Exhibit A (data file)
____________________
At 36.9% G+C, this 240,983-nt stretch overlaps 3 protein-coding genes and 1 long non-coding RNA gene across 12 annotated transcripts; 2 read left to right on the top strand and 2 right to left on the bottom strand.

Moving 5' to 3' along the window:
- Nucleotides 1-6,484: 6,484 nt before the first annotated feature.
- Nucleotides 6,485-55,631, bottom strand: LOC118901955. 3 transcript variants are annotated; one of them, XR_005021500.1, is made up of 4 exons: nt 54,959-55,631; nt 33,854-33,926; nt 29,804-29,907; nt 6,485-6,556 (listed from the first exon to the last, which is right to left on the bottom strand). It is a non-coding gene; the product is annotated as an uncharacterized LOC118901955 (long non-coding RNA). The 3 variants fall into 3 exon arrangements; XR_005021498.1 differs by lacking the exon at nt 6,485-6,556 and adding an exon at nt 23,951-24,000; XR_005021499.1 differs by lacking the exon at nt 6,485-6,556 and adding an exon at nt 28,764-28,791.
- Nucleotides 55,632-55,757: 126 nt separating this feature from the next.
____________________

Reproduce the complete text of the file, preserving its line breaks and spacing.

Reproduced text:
At 36.9% G+C, this 240,983-nt stretch overlaps 3 protein-coding genes and 1 long non-coding RNA gene across 12 annotated transcripts; 2 read left to right on the top strand and 2 right to left on the bottom strand.

Moving 5' to 3' along the window:
- Nucleotides 1-6,484: 6,484 nt before the first annotated feature.
- Nucleotides 6,485-55,631, bottom strand: LOC118901955. 3 transcript variants are annotated; one of them, XR_005021500.1, is made up of 4 exons: nt 54,959-55,631; nt 33,854-33,926; nt 29,804-29,907; nt 6,485-6,556 (listed from the first exon to the last, which is right to left on the bottom strand). It is a non-coding gene; the product is annotated as an uncharacterized LOC118901955 (long non-coding RNA). The 3 variants fall into 3 exon arrangements; XR_005021498.1 differs by lacking the exon at nt 6,485-6,556 and adding an exon at nt 23,951-24,000; XR_005021499.1 differs by lacking the exon at nt 6,485-6,556 and adding an exon at nt 28,764-28,791.
- Nucleotides 55,632-55,757: 126 nt separating this feature from the next.